I don’t know if Kent Austin’s decision to step away from an active football operations role with he Hamilton Tiger-Cats is the right one for the organization. What I do know, though, is how significant a shift it is for the Ticats and how much pressure it puts on the group replacing him.
While Austin will stay on as a consultant, his time making important football decisions, on or off the field, is done in Hamilton. Austin stepped away as vice-president of football operations earlier this week, just eight months after he resigned his post as head coach of the team. That’s a lot of transition in a short period of time for Hamilton.
There are various reports as to why Austin went down this road, including some that suggest the players were very much for his departure. Regardless, though, Austin leaves big shoes to fill, both on the sidelines and in the front office.
As a coach, Austin guided Hamilton to back-to-back Grey Cup appearances in 2013 and 2014 and made the playoffs in four straight years before missing in 2017. In the player personnel department, he was responsible for bringing in players like Brandon Banks, Jeremiah Masoli, Luke Tasker, and the since-departed Zach Collaros. Whether it was time for him to walk away or not, it’s tough argue he did a nice job in both roles.
June Jones did a great job taking over from Austin midway through the 2017 campaign, but that leads to higher expectations, internally and externally. By all accounts, Jones is extremely popular with his players, which is never a bad thing. But without any element of surprise to start this season, will the Tiger-Cats be able to carry their momentum into this season?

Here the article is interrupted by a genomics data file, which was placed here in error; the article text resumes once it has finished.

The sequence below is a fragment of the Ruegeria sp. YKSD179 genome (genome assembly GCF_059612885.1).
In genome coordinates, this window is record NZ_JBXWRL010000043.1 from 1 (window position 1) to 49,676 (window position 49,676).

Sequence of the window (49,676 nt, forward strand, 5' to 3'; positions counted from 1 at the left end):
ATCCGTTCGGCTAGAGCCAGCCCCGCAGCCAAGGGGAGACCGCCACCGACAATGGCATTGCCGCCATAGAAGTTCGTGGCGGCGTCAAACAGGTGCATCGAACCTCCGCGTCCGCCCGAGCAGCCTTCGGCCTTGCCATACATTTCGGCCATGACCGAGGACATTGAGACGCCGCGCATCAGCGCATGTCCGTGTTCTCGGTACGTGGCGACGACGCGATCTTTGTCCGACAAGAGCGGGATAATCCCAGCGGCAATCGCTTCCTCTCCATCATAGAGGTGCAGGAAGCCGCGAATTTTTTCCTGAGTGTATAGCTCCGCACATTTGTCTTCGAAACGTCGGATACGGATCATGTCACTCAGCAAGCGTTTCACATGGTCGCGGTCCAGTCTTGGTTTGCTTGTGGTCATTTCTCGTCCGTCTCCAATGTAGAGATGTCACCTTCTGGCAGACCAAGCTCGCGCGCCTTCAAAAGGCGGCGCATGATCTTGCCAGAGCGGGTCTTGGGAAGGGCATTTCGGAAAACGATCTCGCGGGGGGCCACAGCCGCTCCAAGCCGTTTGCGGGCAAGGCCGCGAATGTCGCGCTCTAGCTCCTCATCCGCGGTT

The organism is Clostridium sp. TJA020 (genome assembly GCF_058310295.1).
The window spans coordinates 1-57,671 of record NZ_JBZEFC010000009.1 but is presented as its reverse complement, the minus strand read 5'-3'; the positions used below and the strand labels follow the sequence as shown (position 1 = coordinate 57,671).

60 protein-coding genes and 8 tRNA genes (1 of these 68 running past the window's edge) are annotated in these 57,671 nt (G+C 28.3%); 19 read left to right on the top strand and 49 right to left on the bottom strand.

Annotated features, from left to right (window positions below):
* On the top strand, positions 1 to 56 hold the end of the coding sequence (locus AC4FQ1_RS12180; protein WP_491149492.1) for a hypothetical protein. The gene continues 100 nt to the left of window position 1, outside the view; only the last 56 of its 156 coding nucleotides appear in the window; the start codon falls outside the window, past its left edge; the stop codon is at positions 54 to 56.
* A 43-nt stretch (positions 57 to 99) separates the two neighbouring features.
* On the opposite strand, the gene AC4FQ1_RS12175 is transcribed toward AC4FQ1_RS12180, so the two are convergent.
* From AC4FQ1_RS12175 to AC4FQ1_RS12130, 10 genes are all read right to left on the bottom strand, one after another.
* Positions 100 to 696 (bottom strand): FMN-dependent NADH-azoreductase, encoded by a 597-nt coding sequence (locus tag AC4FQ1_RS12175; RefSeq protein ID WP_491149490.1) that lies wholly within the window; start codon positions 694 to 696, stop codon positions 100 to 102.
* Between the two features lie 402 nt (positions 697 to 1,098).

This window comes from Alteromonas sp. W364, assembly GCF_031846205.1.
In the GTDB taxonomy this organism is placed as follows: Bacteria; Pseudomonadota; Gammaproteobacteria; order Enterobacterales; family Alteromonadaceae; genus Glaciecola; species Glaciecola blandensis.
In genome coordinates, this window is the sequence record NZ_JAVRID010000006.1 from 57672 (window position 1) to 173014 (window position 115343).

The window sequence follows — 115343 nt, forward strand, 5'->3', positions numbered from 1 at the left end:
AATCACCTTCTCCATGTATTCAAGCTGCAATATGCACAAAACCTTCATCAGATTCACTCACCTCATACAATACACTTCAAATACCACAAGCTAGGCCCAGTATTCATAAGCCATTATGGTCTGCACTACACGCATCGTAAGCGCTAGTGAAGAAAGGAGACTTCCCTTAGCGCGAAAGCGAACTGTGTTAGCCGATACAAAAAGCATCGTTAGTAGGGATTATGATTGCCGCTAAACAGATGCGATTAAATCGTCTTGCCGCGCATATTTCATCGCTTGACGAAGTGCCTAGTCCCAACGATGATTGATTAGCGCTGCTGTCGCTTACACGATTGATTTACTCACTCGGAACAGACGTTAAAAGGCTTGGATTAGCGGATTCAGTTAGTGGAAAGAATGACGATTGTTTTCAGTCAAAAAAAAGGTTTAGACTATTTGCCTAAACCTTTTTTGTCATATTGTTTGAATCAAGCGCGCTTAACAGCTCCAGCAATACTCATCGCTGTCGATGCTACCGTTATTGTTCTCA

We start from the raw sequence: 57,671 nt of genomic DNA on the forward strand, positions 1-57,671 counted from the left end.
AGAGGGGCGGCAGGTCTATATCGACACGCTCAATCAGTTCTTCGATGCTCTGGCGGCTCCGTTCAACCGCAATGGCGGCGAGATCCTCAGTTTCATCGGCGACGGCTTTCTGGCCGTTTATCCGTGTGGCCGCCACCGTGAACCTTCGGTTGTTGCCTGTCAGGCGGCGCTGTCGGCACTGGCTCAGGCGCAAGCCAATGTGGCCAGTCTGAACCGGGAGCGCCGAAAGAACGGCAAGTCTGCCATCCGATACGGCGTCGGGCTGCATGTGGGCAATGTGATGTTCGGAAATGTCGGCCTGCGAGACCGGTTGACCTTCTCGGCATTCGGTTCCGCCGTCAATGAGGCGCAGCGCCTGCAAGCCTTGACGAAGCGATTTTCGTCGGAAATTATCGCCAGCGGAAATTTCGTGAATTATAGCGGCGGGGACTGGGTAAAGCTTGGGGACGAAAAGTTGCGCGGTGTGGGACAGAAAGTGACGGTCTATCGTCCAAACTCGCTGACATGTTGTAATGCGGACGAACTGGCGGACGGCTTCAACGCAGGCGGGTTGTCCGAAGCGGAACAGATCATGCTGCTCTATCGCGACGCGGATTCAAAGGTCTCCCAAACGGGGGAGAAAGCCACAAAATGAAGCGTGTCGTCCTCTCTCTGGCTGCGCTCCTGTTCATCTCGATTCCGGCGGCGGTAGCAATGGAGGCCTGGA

From a front office perspective, Hamilton is going to go with more of a collaborative effort for now with Jones, General Manager Eric Tillman, and assistant general manager Shawn Burke, among others, all having a say.
Again, I’m not saying Austin’s departure will be good or bad for Hamilton, because I really don’t know. I do know the job he did in five-plus years with Hamilton helped turn them back into a going concern after eight straight seasons of .500 or worse football. All involved replacing him certainly have big shoes to fill.
I was one of many who raised an eyebrow when the Montreal Alouettes decided to release linebacker Kyries Hebert in February. It made a whole lot more sense on Thursday when the Als finalized a contract for Henoc Muamba.
Hebert had an outstanding 2017 season and finished with a career-best 110 tackles and was the East Division’s Most Outstanding Defensive Player. It would seem odd to say goodbye to a player who meant so much to Montreal’s defensive unit, even though he’ll be 38 years old in October; unless, of course, there was a contingency plan.
The Als had been a rumored frontrunner for Muamba’s service in free agency for quite some time, so him signing there isn’t a huge surprise. Now that it’s official, you can see why Montreal would prioritize him over Hebert, even with the latter’s six years of service to the team.
Muamba is more than seven years younger than Hebert and is also coming off a career year. Muamba finished 2017 with 82 defensive tackles and a pair of interceptions and looks primed to be the centerpiece of a Montreal defence needing a bounce back season.
Saying goodbye to Hebert couldn’t have been easy, and he could come back to haunt them in Ottawa. But, knowing their ages and stages of their careers, the Als are making the right call in essentially swapping Hebert for Muamba at MIKE linebacker.